Guthrie

ANY OCCURRENCE MAY BE DUE TO MANY DIFFERENT CAUSES.

14. Poverty, wealth, glory, and authoritative positions may have many different causes. If a man derive his wealth from his parents, the stars have only announced that he would be rich; and they would have only announced his nobility if he owed his wealth to his birth. If a man acquire wealth by his merit, in some way in which his body contributed thereto, the causes of his bodily vigor co-operated in his fortune; first his parents, then his fatherland, if it be possessed of a good climate, and last the fertility of the soil. If this man owe his wealth to virtue, this source should be considered exclusive; and likewise with the transitory advantages he may by divine favor possess. Even if his wealth be derived from virtuous persons, still, in another way, his fortune is due to virtue. If his wealth were derived from evil men, though by a just means, yet the wealth proceeds from a good principle which was active in them. Finally, if a man who has amassed wealth be evil, the cause of his fortune is this very wickedness, and the principle from which it derives; even those who may have given him money must be included in the order of its causes. If a man owe his wealth to labor, such as agricultural work, the causes of the wealth include the care of the ploughman and the co-operation of exterior circumstances. Even if he found a treasure, it is something in the universe which contributed thereto. Besides, this discovery may have been foretold; for all things concatenate with everything else, and, consequently, announce each other. If a man scatter his wealth, he is the cause of their loss; if his wealth be taken from him, the cause is the man who takes it. Many are the contributory causes of a shipwreck. Glory may be acquired justly or unjustly. Just glory is due to services rendered, or to the esteem of other people. Unjust glory is caused by the injustice of those who glorify that man. Deserved power is due to the good sense of the electors, or to the activity of the man who acquired it by the co-operation of his friends, or to any other circumstance. A marriage is determined by a preference, or by some accidental circumstance, or by the co-operation of several circumstances. The procreation of children is one of its consequences; it occurs in accordance with the "seminal reason," in case it meet no obstacle; if it be defective, there must be some interior defect in the pregnant mother, or the fault lies in the impotence of the father.

MacKenna

14. What of poverty and riches, glory and power?

In the case of inherited fortune, the stars merely announce a rich man, exactly as they announce the high social standing of the child born to a distinguished house.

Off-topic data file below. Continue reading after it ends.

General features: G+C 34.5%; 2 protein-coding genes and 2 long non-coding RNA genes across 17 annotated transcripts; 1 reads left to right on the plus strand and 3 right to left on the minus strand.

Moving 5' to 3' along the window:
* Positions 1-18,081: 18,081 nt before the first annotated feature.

Wealth may be due to personal activity: in this case if the body has contributed, part of the effect is due to whatever has contributed towards the physical powers, first the parents and then, if place has had its influence, sky and earth; if the body has borne no part of the burden, then the success, and all the splendid accompaniments added by the Recompensers, must be attributed to virtue exclusively. If fortune has come by gift from the good, then the source of the wealth is, again, virtue: if by gift from the evil, but to a meritorious recipient, then the credit must be given to the action of the best in them: if the recipient is himself unprincipled, the wealth must be attributed primarily to the very wickedness and to whatsoever is responsible for the wickedness, while the givers bear an equal share in the wrong.

When the success is due to labour, tillage for example, it must be put down to the tiller, with all his environment as contributory. In the case of treasure-trove, something from the All has entered into action; and if this be so, it will be foreshown - since all things make a chain, so that we can speak of things universally. Money is lost: if by robbery, the blame lies with the robber and the native principle guiding him: if by shipwreck, the cause is the chain of events. As for good fame, it is either deserved and then is due to the services done and to the merit of those appraising them, or it is undeserved, and then must be attributed to the injustice of those making the award. And the same principle holds is regards power - for this also may be rightly or unrightly placed - it depends either upon the merit of the dispensers of place or upon the man himself who has effected his purpose by the organization of supporters or in many other possible ways. Marriages, similarly, are brought about either by choice or by chance interplay of circumstance. And births are determined by marriages: the child is moulded true to type when all goes well; otherwise it is marred by some inner detriment, something due to the mother personally or to an environment unfavourable to that particular conception.